Sunday, October 12, 2008

Soaring, Selling and a Bit of Knitting

"Best Weekend Ever" was how Randy classified last weekend. We went to Benton, Tennessee and visted the Chilhowee Gliderport for his birthday. (If you get Southern Living Magazine, there's an article on Sarah, her brother Ike, and the gliderport in the issue with the pumpkins on the cover.) We stayed at the Cherokee Inn and both experiences were FABULOUS! The people were wonderful and we felt welcome right from the start. Our hosts at Cherokee Inn even called us late Friday night to make sure we hadn't gotten lost. We're already planning our next trip!

Flying gliders, or soaring, is pretty amazing. You climb in this plane that's resting on its belly and one wing. The plane has no motor. No prop. No parachute. The seats are small, only room for two (and a small dog). A couple teenage boys run across the grassy field to retrieve the "tow rope" from the back of the retired crop-duster airplane and connect it to a ring on the nose of the glider. As the tow plane heads down the runway, one of the boys runs along with the glider, holding a wing so the glider is level with the ground. In a few seconds the glider is off the grass, but the airplane still hasn't lifted off. Now that's an "oh shit crap" feeling! The plane lifts up and pretty soon it's just the tow plane, a length of yellow nylon rope and the glider...and a very big mountain ridge. After the glider disconnects with the tow plane, you're free. Literally. It's incredible!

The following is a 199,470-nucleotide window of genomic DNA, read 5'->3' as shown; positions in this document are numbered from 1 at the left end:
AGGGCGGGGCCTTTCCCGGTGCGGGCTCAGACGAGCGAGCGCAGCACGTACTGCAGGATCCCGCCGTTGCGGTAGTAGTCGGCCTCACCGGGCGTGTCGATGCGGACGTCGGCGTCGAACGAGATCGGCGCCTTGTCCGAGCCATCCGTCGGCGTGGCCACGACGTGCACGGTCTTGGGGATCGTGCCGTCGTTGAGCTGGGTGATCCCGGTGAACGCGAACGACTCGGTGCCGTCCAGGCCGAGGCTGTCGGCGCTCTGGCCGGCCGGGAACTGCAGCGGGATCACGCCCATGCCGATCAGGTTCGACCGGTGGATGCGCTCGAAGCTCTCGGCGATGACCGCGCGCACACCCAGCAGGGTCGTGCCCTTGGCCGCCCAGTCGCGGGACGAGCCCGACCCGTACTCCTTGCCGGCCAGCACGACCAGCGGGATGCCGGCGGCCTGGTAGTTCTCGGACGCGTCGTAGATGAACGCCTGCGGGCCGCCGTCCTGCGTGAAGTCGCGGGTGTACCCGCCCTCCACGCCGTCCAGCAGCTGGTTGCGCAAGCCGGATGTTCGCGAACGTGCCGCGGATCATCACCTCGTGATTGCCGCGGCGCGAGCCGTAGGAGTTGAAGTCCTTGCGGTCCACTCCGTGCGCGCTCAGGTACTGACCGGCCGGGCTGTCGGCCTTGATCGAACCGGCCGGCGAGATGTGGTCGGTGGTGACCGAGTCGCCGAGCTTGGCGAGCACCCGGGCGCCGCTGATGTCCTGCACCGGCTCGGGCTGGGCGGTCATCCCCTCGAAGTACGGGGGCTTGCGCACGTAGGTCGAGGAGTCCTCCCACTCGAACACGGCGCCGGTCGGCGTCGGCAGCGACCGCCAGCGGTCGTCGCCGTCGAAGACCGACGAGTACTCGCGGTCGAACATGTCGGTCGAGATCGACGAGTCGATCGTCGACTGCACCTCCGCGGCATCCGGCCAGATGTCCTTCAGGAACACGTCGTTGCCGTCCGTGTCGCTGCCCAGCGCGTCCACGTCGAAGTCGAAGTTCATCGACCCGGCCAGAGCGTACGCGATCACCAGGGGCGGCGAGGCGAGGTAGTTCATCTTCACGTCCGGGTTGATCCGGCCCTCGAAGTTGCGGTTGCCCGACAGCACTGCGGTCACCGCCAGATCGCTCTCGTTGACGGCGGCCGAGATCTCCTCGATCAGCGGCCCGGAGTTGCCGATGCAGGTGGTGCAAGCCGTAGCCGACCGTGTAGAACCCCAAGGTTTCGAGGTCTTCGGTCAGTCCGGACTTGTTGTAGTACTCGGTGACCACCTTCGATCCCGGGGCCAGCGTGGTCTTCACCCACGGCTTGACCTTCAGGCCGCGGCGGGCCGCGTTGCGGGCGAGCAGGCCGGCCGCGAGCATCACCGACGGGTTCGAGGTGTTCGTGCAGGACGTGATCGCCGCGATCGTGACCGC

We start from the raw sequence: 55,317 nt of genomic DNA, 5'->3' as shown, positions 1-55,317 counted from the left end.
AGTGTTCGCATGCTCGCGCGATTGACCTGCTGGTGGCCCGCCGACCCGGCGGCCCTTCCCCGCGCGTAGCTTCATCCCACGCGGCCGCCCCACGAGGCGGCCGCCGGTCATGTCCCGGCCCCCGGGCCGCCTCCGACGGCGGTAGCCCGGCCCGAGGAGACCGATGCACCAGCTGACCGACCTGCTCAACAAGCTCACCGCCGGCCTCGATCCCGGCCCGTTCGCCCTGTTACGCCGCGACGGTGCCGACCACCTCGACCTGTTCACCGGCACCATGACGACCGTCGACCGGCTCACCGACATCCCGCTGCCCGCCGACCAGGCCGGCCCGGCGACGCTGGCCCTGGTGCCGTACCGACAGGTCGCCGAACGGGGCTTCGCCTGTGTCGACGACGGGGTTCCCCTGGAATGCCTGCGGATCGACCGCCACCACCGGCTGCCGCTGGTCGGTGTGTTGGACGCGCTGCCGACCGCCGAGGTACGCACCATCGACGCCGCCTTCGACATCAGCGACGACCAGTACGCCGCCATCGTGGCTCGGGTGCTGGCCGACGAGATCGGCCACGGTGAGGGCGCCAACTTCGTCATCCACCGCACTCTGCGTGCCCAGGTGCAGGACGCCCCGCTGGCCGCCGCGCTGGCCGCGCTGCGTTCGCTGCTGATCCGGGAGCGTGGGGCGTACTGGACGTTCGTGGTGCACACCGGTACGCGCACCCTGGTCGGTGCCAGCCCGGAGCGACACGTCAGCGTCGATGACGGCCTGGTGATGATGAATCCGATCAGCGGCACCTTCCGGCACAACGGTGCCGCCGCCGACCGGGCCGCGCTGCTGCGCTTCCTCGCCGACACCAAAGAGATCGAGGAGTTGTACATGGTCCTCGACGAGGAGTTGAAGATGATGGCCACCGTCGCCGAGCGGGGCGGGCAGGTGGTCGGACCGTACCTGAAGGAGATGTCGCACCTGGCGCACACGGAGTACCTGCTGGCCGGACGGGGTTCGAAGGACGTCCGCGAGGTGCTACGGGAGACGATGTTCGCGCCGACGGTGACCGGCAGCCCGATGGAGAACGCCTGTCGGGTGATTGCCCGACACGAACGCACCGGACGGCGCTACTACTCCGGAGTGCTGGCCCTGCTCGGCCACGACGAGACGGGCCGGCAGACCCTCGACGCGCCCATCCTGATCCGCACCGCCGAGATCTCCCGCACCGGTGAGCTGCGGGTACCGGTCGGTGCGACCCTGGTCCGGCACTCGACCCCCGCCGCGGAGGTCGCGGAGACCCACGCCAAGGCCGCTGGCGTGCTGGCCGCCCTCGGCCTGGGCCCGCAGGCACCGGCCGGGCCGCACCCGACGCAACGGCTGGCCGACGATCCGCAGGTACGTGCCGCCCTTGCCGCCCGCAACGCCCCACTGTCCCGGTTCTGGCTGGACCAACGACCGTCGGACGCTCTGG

Ike was our pilot for the weekend. I'm sure this kid was born sometime after I graduated high school, but he was super! His dog, Spike, even likes to fly. They really were the nicest people and I hope we can spend more time with them. I heard a rumor that Randy is pricing used gliders...

I'm glad our glider experience was so great, because the weekend before that wasn't. The last weekend in September is National Alpaca Farm Days, and farms around the country open their doors (or fences) to visitors. I had made up my mind earlier in the month to not visit any farms, mainly because I dropped a lot of cash at the spinning workshop...not to mention the fact that I've heard rumblings among the family that I have enough fiber. (As if...) So, with my mind made up not to go, I went happily about my business that weekend. I had to pick Zack up from a camping trip at Meriwether Lewis Campground off the Natchez Trace Parkway on Saturday afternoon. I plotted my route on the map and it hit me that there was an alpaca farm just off the Trace. And they were participating in farm days. Lord, I'm weak. So I figured if I left about 20 minutes earlier than planned, I'd have enough time to swing by the farm, meet a few alpacas, take some pictures, check out the fiber and get back on the road.